High-priority technical assistance needs identified during the Committee’s assessment visits, as well as several visit reports, are posted on the UN Global Counter-Terrorism Coordination Compact Portal for access by relevant UN implementing partners. In this regard, CTED has been working closely with UNOCT to update the database of recommendations and improve its functionality.
CTED, serving as Chair, Co-Chair or Vice Chair of several Working Groups of the Global Counter-Terrorism Coordination Compact, continues to work closely with UNOCT, UNODC and other relevant UN entities to ensure that technical assistance achieve specific and measurable impact and results for assisted Member States.
The third key area has been the continued promotion of Member States’ implementation efforts.
Since its adoption of the Delhi Declaration on 29 October 2022 during the Special Meeting on countering the use of new and emerging technologies for terrorist purposes, the Committee has undertaken the tasks set forth in the declaration. These include the development of recommendations and non-binding guiding principles covering the three significant areas in which emerging technologies are experiencing rapid development, growing use by Member States for security and counter-terrorism efforts, and increased risk of terrorist exploitation, namely Information and Communication technology, new payment technologies for fundraising, and unmanned aircraft systems.
Over the past year, the Committee has held four open and closed briefings on regional and thematic topics to address the interests and concerns of Member States on counter-terrorism. This includes the open briefing on countering terrorist narratives, highlighting the latest trends such as the impact of artificial intelligence and emphasizing preventive measures, as mandated by the Council.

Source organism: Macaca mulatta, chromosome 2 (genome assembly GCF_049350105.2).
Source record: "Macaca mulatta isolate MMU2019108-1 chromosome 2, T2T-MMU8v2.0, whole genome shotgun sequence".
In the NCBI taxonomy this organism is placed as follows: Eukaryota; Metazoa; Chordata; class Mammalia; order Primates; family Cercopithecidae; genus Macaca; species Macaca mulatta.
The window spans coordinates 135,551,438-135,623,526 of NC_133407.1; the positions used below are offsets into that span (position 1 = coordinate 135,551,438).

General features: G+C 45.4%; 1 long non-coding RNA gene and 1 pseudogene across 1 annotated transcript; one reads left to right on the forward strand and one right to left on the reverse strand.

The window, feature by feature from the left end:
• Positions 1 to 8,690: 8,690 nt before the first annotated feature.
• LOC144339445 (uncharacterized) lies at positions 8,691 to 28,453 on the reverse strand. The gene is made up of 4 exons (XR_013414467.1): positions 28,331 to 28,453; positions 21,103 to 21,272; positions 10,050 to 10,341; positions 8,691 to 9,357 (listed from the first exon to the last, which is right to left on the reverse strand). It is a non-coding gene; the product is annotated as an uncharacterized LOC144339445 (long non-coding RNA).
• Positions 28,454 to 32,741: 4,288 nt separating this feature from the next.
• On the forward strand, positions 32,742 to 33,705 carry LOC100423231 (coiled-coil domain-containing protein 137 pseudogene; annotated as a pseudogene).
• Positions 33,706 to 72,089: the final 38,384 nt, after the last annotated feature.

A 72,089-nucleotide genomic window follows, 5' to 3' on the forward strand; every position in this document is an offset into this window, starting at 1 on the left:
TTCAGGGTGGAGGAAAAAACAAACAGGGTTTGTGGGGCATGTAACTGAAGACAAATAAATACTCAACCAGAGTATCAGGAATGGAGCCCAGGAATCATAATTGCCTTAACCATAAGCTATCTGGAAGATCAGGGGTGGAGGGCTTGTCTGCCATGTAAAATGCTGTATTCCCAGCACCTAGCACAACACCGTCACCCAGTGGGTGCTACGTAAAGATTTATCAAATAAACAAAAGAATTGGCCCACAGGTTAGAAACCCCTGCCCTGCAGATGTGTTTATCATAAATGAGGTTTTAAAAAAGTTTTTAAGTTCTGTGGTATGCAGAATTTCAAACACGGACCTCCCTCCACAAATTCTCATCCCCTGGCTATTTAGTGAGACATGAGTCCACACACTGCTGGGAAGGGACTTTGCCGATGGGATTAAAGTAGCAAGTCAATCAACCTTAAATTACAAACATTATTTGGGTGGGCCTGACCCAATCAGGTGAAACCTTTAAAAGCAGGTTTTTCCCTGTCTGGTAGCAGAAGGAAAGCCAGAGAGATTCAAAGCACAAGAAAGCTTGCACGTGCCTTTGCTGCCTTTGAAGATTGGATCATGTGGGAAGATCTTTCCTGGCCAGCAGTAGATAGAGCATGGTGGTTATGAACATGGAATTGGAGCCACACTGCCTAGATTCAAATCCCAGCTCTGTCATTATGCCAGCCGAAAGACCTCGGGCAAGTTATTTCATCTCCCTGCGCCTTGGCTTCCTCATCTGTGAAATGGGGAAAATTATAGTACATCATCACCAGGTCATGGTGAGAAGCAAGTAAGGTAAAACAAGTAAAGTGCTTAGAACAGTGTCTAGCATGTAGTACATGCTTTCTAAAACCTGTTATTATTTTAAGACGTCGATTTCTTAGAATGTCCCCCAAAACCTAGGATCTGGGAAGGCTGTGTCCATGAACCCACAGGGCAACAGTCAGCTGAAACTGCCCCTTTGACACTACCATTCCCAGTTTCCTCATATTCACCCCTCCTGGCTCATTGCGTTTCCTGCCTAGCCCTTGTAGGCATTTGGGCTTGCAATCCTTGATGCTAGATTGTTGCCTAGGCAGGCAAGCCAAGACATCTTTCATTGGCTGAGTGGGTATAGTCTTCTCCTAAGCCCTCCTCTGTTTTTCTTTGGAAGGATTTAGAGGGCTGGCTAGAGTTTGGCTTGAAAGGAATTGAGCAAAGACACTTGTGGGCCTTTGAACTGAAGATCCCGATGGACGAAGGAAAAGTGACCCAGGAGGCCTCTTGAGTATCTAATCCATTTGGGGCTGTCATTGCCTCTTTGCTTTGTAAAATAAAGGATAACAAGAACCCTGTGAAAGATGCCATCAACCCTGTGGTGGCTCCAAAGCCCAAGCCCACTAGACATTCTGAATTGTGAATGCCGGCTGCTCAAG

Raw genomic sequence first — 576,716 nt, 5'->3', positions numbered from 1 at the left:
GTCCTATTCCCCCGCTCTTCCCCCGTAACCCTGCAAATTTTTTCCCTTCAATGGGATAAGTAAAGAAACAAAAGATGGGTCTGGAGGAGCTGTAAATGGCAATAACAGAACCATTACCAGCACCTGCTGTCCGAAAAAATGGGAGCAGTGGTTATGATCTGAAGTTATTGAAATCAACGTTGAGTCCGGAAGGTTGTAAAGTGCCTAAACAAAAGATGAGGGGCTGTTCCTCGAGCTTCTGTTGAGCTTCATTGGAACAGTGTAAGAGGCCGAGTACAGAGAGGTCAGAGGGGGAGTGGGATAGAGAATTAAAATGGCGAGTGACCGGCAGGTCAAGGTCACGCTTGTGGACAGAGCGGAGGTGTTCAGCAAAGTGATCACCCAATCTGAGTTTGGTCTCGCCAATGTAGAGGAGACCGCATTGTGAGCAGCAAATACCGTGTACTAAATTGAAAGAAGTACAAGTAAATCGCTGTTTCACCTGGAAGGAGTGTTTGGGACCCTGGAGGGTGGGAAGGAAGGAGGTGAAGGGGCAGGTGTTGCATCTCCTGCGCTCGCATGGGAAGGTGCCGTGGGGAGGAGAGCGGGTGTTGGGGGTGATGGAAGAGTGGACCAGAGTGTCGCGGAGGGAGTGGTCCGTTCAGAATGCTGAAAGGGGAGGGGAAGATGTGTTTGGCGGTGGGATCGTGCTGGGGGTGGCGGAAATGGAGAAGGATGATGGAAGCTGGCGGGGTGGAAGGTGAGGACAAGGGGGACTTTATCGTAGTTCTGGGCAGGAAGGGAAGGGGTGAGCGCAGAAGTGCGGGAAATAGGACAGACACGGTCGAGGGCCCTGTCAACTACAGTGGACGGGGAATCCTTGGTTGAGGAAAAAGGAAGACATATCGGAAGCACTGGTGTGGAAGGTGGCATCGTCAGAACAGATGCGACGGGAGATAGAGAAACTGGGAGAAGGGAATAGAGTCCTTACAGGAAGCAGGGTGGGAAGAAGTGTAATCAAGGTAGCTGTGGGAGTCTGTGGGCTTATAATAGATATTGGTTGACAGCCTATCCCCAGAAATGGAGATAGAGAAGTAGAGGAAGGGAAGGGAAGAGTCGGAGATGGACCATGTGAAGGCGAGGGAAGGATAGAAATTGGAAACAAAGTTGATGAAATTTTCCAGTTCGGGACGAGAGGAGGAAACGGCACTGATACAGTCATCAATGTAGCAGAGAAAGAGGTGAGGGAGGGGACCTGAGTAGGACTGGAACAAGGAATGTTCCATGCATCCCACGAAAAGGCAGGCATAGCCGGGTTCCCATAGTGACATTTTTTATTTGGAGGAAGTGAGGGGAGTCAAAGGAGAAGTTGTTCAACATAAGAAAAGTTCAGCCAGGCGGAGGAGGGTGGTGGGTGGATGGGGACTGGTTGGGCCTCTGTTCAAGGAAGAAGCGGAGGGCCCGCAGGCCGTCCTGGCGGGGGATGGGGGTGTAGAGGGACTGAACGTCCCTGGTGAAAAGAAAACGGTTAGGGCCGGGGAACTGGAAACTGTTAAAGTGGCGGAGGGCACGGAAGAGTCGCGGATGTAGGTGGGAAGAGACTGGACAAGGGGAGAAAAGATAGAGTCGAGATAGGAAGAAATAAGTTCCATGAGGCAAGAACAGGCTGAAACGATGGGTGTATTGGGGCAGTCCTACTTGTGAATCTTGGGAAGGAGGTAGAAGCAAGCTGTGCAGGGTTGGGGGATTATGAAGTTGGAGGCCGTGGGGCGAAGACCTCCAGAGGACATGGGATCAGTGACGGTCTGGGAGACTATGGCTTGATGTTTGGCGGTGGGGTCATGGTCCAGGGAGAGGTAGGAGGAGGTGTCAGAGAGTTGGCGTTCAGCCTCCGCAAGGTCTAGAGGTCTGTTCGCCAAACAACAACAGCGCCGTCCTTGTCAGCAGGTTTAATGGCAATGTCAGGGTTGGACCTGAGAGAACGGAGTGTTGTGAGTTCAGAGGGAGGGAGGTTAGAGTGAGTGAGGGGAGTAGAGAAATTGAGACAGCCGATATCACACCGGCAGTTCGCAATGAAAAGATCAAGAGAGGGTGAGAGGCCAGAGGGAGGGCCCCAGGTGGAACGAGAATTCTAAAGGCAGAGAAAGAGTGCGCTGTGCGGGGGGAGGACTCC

CTED’s analytic products – which are informed by its close cooperation with the member entities of its Global Research Network – have helped raise the awareness of the Council, the Committee, and Member States concerning emerging terrorism trends and threats.
The Committee has also continued addressing the human rights and gender aspects of counter-terrorism. It reminds Member States that any measures taken to counter terrorism must comply with all their obligations under international law, including international human rights law, international refugee law and international humanitarian law.
The Committee strengthened its engagement with parliamentarians, civil society organizations, the private sector, and academia within the framework of its various activities and events.
The Council, in resolution 2617, decided to conduct, by 31 December this year, an interim review of the mandate of CTED as special political mission. The Committee will be assisting the Council in its review and will continue to provide policy guidance to CTED on enhancing its operation and functionality.
In closing, I wish to express my thanks to the CTED Executive Director, Assistant Secretary-General Natalia Gherman, for her leadership, and thank her team, as well as the Committee’s secretary for the support provided to the Chair and the Committee over the past year.
I also wish to convey my deep appreciation to the members of the Committee for their constructive engagement.
Thank you, Mr. President.